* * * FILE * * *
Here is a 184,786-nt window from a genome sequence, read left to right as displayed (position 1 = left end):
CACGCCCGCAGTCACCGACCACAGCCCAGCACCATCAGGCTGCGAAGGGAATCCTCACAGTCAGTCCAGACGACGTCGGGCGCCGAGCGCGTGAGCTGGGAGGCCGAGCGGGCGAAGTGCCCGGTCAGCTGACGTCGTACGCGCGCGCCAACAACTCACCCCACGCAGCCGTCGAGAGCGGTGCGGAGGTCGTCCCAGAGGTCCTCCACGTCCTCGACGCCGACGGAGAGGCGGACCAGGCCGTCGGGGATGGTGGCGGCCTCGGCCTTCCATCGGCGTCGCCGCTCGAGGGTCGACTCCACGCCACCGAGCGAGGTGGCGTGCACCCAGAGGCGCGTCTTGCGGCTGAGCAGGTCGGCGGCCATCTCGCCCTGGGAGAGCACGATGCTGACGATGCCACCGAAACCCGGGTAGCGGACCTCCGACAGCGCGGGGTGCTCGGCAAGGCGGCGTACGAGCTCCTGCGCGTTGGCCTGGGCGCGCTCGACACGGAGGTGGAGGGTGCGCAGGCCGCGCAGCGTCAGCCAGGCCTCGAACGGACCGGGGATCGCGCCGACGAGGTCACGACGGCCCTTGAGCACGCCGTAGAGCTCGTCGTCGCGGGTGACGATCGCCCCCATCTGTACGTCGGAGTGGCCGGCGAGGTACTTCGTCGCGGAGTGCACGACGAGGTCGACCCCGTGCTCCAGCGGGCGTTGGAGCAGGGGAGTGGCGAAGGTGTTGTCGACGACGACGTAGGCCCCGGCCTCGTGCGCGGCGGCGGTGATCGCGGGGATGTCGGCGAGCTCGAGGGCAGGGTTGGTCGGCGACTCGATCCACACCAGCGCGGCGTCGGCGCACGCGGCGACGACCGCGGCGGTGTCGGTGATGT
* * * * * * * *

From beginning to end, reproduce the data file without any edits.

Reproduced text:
Here is a 184,786-nt window from a genome sequence, read left to right as displayed (position 1 = left end):
CACGCCCGCAGTCACCGACCACAGCCCAGCACCATCAGGCTGCGAAGGGAATCCTCACAGTCAGTCCAGACGACGTCGGGCGCCGAGCGCGTGAGCTGGGAGGCCGAGCGGGCGAAGTGCCCGGTCAGCTGACGTCGTACGCGCGCGCCAACAACTCACCCCACGCAGCCGTCGAGAGCGGTGCGGAGGTCGTCCCAGAGGTCCTCCACGTCCTCGACGCCGACGGAGAGGCGGACCAGGCCGTCGGGGATGGTGGCGGCCTCGGCCTTCCATCGGCGTCGCCGCTCGAGGGTCGACTCCACGCCACCGAGCGAGGTGGCGTGCACCCAGAGGCGCGTCTTGCGGCTGAGCAGGTCGGCGGCCATCTCGCCCTGGGAGAGCACGATGCTGACGATGCCACCGAAACCCGGGTAGCGGACCTCCGACAGCGCGGGGTGCTCGGCAAGGCGGCGTACGAGCTCCTGCGCGTTGGCCTGGGCGCGCTCGACACGGAGGTGGAGGGTGCGCAGGCCGCGCAGCGTCAGCCAGGCCTCGAACGGACCGGGGATCGCGCCGACGAGGTCACGACGGCCCTTGAGCACGCCGTAGAGCTCGTCGTCGCGGGTGACGATCGCCCCCATCTGTACGTCGGAGTGGCCGGCGAGGTACTTCGTCGCGGAGTGCACGACGAGGTCGACCCCGTGCTCCAGCGGGCGTTGGAGCAGGGGAGTGGCGAAGGTGTTGTCGACGACGACGTAGGCCCCGGCCTCGTGCGCGGCGGCGGTGATCGCGGGGATGTCGGCGAGCTCGAGGGCAGGGTTGGTCGGCGACTCGATCCACACCAGCGCGGCGTCGGCGCACGCGGCGACGACCGCGGCGGTGTCGGTGATGT